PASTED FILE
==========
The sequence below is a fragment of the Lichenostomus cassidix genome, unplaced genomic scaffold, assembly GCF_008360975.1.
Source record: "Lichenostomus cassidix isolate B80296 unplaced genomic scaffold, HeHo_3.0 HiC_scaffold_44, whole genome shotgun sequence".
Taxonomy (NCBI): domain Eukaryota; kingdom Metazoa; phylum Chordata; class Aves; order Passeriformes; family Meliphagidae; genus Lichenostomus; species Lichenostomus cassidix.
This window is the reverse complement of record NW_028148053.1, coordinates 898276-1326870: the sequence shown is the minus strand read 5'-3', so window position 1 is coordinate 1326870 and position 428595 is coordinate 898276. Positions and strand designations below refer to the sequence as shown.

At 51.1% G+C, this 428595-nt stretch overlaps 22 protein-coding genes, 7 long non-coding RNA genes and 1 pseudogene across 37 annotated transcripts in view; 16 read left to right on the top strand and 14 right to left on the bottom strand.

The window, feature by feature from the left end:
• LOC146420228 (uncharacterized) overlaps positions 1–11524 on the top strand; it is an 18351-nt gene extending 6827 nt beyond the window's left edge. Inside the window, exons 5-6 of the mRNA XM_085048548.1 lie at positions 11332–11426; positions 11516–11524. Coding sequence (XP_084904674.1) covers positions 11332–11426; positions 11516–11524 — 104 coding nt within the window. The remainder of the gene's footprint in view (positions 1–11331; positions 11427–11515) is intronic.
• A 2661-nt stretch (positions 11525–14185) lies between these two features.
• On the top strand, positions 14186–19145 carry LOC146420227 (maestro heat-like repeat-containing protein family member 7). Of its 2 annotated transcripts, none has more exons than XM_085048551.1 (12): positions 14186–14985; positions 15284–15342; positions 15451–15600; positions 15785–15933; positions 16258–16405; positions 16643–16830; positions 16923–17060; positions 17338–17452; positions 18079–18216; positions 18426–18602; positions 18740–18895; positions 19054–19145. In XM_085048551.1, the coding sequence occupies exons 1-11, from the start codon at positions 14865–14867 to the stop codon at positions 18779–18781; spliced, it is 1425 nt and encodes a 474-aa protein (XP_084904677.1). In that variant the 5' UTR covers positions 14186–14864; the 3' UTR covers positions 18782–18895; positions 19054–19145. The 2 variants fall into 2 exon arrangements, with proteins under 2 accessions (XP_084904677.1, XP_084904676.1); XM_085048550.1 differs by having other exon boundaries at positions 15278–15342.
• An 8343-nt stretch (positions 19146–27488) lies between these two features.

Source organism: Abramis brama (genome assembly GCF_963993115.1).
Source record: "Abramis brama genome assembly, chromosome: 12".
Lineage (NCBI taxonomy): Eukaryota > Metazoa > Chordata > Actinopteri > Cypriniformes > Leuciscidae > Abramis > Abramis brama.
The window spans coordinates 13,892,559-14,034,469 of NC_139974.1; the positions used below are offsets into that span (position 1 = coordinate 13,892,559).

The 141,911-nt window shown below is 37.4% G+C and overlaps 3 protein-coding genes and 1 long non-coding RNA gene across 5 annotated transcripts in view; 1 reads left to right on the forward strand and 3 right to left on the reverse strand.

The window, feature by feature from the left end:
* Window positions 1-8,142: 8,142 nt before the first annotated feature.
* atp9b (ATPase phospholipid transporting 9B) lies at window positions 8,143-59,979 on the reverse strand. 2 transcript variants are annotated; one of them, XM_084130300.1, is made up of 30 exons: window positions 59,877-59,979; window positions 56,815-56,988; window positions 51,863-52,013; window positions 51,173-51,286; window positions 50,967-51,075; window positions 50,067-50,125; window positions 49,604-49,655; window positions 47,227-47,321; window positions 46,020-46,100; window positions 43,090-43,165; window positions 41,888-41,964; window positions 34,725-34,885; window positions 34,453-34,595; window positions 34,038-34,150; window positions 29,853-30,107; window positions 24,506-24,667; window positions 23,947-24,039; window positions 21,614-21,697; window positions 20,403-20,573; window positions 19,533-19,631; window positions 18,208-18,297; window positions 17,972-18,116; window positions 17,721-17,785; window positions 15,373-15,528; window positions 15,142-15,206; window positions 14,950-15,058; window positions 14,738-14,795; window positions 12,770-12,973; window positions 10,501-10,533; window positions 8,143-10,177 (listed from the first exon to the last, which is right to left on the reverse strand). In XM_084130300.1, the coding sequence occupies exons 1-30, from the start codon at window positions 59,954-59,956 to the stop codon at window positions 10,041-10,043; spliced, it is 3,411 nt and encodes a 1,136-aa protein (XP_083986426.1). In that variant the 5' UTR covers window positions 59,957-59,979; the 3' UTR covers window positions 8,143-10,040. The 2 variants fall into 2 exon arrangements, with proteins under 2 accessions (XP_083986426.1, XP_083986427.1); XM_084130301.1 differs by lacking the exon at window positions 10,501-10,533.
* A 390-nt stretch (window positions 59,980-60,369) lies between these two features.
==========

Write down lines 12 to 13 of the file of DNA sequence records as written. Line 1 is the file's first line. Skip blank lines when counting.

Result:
Source record: "Abramis brama genome assembly, chromosome: 12".
Lineage (NCBI taxonomy): Eukaryota > Metazoa > Chordata > Actinopteri > Cypriniformes > Leuciscidae > Abramis > Abramis brama.